For as often as you hear business people mention “focus groups,” it’s clear this qualitative research technique is sometimes used where it should be and used a LOT where it shouldn’t be.
I guess nobody ever said market research was clear cut!
We don’t cover market research much since it’s a more specialized area many of you don’t have in your responsibilities. Even if you’re not managing focus groups or other qualitative research approaches, however, you may be asked to provide input into their use or design.
The importance of having a framework to understand when and how focus groups fit into your decision making process this was underscored while sitting through focus groups arranged by a consultant for one of our clients.These groups were designed and managed in very different and odd ways that weren’t appropriate for the client’s decision making process.
5 Ways to Not Screw Up Focus Group Input
If a focus group is suggested as part of your decision making process, here are five questions to make sure they will contribute valuable input:
1. Are you trying to expand your divergent thinking about whatever you’re testing?
Focus groups (or really any qualitative research) aren’t for decision making by themselves. That’s where projectable, quantitative research fits in your market research agenda. Go into focus groups expecting to have your perspectives expanded since they work better for divergent thinking more than convergent thinking. A focus group shouldn’t be used as a standalone market research technique for gaining the input to make a definitive decision.
2. Are you willing to incorporate varied types of market research input into your decision making?
Traditional focus groups tend to be very verbal experiences for participants. Non-talking participants’ perspectives will be missed unless you have a GREAT facilitator to force these people into the conversation. This is why you see more non-verbal elements in qualitative research now, including written exercises, collage creation, homework projects, show and tell with items from daily life, designing experiences, etc. If you’re uneasy about inputs extending beyond what focus group participants say about your market research topic, think carefully about conducting focus groups to expand your insights.
3. Are you talking to enough different types of people to provide a flavor of the market segments of greatest interest?
If you’re deciding on focus groups, conduct multiple ones to provide the diverse perspectives needed for rich divergent thinking. What you hear in talking to ten people in a focus group facility isn’t representative of a market. It simply tells you what those ten people think. If you’re after expanded perspectives, make sure you conduct enough focus groups. Enhancing your divergent thinking depends on doing more than one focus group per market segment. It takes multiple focus groups to experience a diverse range of perspectives and gain a sense of whether themes are emerging.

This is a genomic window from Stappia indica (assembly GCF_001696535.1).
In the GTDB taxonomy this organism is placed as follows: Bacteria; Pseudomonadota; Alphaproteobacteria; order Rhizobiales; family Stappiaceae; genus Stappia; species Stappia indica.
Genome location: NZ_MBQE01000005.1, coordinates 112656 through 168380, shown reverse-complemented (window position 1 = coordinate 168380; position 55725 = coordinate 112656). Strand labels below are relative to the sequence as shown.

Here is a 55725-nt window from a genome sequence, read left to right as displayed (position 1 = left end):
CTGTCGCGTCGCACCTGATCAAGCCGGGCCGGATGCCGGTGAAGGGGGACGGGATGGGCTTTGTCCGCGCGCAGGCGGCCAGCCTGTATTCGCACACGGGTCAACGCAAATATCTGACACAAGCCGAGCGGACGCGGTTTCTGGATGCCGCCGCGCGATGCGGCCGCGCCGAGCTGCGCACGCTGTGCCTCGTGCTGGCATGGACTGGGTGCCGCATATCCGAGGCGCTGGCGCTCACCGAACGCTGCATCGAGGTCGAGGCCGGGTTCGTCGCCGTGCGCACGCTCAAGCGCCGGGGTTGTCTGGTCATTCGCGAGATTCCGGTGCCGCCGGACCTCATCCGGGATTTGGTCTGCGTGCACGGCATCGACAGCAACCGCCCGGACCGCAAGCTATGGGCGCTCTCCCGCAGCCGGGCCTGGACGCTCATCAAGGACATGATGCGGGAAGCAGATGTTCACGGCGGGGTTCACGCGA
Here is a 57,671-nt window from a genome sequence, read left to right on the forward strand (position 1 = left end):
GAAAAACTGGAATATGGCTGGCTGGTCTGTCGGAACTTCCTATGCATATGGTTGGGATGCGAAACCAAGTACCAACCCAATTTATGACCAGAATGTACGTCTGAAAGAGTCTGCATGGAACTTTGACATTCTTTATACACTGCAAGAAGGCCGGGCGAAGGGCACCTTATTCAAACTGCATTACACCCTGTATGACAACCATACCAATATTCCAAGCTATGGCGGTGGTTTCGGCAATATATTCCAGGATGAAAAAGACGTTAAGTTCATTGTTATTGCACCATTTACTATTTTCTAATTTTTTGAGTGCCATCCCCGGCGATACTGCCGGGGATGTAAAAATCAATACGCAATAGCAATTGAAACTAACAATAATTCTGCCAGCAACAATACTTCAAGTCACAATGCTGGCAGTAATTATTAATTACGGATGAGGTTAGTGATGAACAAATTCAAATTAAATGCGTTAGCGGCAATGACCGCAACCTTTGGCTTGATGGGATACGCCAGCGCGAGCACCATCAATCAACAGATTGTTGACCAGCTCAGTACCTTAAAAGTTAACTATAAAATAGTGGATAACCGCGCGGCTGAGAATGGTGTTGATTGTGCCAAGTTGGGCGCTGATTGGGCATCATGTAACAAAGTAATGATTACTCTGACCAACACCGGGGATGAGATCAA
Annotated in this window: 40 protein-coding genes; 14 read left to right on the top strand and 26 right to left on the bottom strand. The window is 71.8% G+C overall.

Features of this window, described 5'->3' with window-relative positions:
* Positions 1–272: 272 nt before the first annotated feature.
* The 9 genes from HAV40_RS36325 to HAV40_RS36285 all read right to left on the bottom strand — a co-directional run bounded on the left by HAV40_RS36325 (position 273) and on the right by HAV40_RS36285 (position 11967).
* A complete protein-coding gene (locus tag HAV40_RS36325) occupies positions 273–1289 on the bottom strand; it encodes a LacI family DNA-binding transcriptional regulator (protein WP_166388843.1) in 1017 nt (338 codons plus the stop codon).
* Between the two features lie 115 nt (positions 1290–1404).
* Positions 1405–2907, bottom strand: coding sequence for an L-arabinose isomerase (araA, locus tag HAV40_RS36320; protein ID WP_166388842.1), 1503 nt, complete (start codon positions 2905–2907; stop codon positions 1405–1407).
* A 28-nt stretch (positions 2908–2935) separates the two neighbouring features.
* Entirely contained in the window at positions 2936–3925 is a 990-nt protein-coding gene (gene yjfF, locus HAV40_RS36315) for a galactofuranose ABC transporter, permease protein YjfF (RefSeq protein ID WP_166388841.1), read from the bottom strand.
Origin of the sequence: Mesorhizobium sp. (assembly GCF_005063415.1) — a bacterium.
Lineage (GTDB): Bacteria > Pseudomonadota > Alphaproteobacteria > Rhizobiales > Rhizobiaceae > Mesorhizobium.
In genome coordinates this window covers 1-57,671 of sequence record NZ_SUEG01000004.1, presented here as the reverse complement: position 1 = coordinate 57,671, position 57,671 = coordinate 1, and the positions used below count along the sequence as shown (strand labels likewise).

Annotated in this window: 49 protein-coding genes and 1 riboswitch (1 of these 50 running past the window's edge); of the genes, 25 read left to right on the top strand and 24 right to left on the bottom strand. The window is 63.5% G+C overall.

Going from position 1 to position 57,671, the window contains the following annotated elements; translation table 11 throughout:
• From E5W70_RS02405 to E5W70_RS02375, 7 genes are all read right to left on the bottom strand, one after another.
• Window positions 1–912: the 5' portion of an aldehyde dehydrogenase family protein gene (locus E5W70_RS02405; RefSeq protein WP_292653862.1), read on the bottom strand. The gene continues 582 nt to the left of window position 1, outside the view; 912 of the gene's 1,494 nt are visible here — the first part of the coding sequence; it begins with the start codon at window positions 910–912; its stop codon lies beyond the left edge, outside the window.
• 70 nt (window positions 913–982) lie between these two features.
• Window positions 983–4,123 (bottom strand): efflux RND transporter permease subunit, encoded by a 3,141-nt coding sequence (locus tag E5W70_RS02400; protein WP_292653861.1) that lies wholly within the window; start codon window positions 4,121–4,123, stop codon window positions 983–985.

4. Are you ready to witness a lot of sameness in the pursuit of stronger divergent thinking?
One focus group is interesting. Six or eight focus groups can be deadly. While pursuing diverse insights, however, you can expect a lot of sameness: the same facilitator with the same number of participants, similar parts of the day for the focus groups, similar discussion structures, etc. Some facilitators even wear the same clothes for every session because different outfits create different focus group participant reactions. This all intended to not introduce any non-related cues that might influence responses. When you’re in the backroom observing the focus groups, your boredom with the process shouldn’t lead to demands for dramatic format changes to keep you interested across the entire market research effort. When you want diverse perspectives, format sameness is part of the deal.
5. Are YOU expecting to make the decisions when the focus groups are completed?
While focus group participants may be decision makers in your marketplace, they aren’t decision makers in your organization for whatever you are researching. It’s YOUR decision to select a strategic course of action. Focus groups are just one element – one input – into your decision making. You may need to decide to do exactly the opposite of what focus group participants suggested. That’s okay, because decision making is your job. You have the full view of the strategic situation. Don’t expect to hand your decision making responsibilities over to focus group participants and think you can absolve yourself of having to make a solid strategic decision.
Is a focus group the right market research technique for your decision making?
If it’s not obvious by now, you should have answered “Yes” to each question if focus groups are being recommended to support your decision making process. Any inability to answer these questions affirmatively suggests you need more discussion or different expectations for focus groups to make sense for you . . . no matter how much you love the M&Ms you get in the back room at the focus group facility! - Mike Brown
The Brainzooming Group helps make smart organizations more successful by rapidly expanding their strategic options and creating innovative plans they can efficiently implement. Email us at firstname.lastname@example.org or call us at 816-509-5320 to learn how we can help you enhance your strategy and implementation efforts.